This problem requires us to find the **velocity** and **position**** **expressions** **for an object at a specific time given a** force **function.

For a **Force with Calculus** type of problem, we follow these steps:

**Use the Newton's Second Law equation Σ***F*=to find a function for the acceleration**ma****Integrate**the**acceleration function**to get velocity (don't forget about the integration constant!)**Integrate the velocity**to get the position (if required)**Calculate**the position and/or velocity at a**specific time**of interest (if required)

A diagram like this one can help you remember the relationships between the variables:

$\mathit{P}\begin{array}{c}{\mathbf{\leftarrow}}\\ {\mathbf{\to}}\end{array}\underset{\frac{\mathit{d}}{\mathit{d}\mathit{t}}}{\overset{{\mathbf{\int}}{\mathit{d}}{\mathit{t}}}{\mathit{V}}}\begin{array}{c}{\mathbf{\leftarrow}}\\ {\mathbf{\to}}\end{array}\underset{\mathit{F}\mathbf{=}\mathit{m}\mathit{a}}{\mathit{A}\mathbf{,}\mathit{F}}$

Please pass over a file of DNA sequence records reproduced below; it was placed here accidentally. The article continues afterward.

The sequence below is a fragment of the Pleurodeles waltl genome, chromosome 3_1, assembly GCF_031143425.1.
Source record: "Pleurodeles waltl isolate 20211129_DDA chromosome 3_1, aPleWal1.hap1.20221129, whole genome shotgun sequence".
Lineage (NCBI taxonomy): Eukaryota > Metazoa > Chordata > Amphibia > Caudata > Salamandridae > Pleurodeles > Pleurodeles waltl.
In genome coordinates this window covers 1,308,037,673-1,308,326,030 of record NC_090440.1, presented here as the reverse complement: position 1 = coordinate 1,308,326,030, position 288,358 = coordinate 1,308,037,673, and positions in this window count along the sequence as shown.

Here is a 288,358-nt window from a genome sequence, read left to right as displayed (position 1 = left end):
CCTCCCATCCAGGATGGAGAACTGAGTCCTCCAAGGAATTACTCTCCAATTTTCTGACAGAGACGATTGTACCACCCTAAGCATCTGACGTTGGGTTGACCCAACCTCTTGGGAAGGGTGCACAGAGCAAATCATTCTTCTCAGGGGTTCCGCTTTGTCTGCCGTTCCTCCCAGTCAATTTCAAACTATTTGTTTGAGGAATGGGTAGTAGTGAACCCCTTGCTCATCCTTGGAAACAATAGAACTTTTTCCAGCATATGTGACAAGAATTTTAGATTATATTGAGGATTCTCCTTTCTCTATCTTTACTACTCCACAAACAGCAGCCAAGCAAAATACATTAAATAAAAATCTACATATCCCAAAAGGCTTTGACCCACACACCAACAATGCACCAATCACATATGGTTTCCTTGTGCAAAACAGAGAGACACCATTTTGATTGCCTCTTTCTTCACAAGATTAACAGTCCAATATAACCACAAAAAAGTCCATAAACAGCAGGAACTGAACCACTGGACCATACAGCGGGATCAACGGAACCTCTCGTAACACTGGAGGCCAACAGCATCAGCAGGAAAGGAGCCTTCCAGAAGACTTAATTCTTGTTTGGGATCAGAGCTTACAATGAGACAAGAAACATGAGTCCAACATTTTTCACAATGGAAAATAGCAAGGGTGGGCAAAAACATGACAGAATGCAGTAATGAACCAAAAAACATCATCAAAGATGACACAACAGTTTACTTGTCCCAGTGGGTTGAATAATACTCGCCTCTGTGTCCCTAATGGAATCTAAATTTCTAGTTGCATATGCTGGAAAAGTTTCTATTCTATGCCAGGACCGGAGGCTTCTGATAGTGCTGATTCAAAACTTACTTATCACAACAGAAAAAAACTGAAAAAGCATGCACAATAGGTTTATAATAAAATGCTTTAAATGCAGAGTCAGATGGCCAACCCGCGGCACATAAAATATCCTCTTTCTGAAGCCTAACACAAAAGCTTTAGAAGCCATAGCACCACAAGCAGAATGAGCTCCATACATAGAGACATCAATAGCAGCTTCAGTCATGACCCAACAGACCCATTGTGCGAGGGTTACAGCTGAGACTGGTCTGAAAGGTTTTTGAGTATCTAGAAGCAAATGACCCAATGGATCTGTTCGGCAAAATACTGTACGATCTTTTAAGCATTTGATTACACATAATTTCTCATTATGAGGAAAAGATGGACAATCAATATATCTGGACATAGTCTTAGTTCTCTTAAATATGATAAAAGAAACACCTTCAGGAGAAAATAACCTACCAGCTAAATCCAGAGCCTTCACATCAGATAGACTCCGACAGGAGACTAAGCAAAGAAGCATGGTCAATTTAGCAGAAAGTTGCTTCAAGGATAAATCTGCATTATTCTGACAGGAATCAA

Remember the **power rule** of integration.

To integrate,

$\overline{){\mathbf{\int}}{{\mathbf{t}}}^{{\mathbf{n}}}{\mathbf{}}{\mathbf{d}}{\mathbf{t}}{\mathbf{=}}\frac{\mathbf{1}}{\mathbf{n}\mathbf{+}\mathbf{1}}{{\mathbf{t}}}^{\mathbf{n}\mathbf{+}\mathbf{1}}{\mathbf{+}}{\mathbf{C}}}$, where **C** is the constant of integration.

The **velocity** function is the **integral** of the acceleration function,** a(t)**. We're not given

The object's **position **function is the expression for **x****( t)**, which is the integral of the velocity function

So here's our process:

At t = 0, an object of mass m is at rest at x = 0 on a horizontal, frictionless surface. A horizontal force F_{x} = F_{0} (1 − t/T), which decreases from F_{0} at t = 0 to zero at t = T, is exerted on the object.

(a) Find an expression for the object's velocity at time T.

(b) Find an expression for the object's position at time T.